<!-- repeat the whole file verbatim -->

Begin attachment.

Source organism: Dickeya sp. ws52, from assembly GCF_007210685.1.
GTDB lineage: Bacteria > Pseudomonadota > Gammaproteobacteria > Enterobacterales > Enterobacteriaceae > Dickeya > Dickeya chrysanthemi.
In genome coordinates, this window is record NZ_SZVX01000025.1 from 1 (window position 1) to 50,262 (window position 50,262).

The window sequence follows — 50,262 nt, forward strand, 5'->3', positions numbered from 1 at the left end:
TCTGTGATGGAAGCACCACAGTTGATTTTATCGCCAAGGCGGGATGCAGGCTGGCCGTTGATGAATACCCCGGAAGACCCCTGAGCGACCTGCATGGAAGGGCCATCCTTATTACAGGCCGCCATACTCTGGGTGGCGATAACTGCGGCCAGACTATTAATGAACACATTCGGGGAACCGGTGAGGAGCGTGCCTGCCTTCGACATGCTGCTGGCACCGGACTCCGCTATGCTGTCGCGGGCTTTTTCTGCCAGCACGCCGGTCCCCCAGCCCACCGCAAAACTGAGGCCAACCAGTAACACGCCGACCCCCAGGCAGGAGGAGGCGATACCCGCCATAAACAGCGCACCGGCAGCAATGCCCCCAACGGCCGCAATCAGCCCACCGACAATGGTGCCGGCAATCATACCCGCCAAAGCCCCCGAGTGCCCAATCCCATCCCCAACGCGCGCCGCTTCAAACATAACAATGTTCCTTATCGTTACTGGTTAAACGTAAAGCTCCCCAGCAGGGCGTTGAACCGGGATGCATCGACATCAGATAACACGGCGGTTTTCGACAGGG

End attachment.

Source organism: Dickeya sp. ws52, from assembly GCF_007210685.1.
GTDB lineage: Bacteria > Pseudomonadota > Gammaproteobacteria > Enterobacterales > Enterobacteriaceae > Dickeya > Dickeya chrysanthemi.
In genome coordinates, this window is record NZ_SZVX01000025.1 from 1 (window position 1) to 50,262 (window position 50,262).

The window sequence follows — 50,262 nt, forward strand, 5'->3', positions numbered from 1 at the left end:
TCTGTGATGGAAGCACCACAGTTGATTTTATCGCCAAGGCGGGATGCAGGCTGGCCGTTGATGAATACCCCGGAAGACCCCTGAGCGACCTGCATGGAAGGGCCATCCTTATTACAGGCCGCCATACTCTGGGTGGCGATAACTGCGGCCAGACTATTAATGAACACATTCGGGGAACCGGTGAGGAGCGTGCCTGCCTTCGACATGCTGCTGGCACCGGACTCCGCTATGCTGTCGCGGGCTTTTTCTGCCAGCACGCCGGTCCCCCAGCCCACCGCAAAACTGAGGCCAACCAGTAACACGCCGACCCCCAGGCAGGAGGAGGCGATACCCGCCATAAACAGCGCACCGGCAGCAATGCCCCCAACGGCCGCAATCAGCCCACCGACAATGGTGCCGGCAATCATACCCGCCAAAGCCCCCGAGTGCCCAATCCCATCCCCAACGCGCGCCGCTTCAAACATAACAATGTTCCTTATCGTTACTGGTTAAACGTAAAGCTCCCCAGCAGGGCGTTGAACCGGGATGCATCGACATCAGATAACACGGCGGTTTTCGACAGGG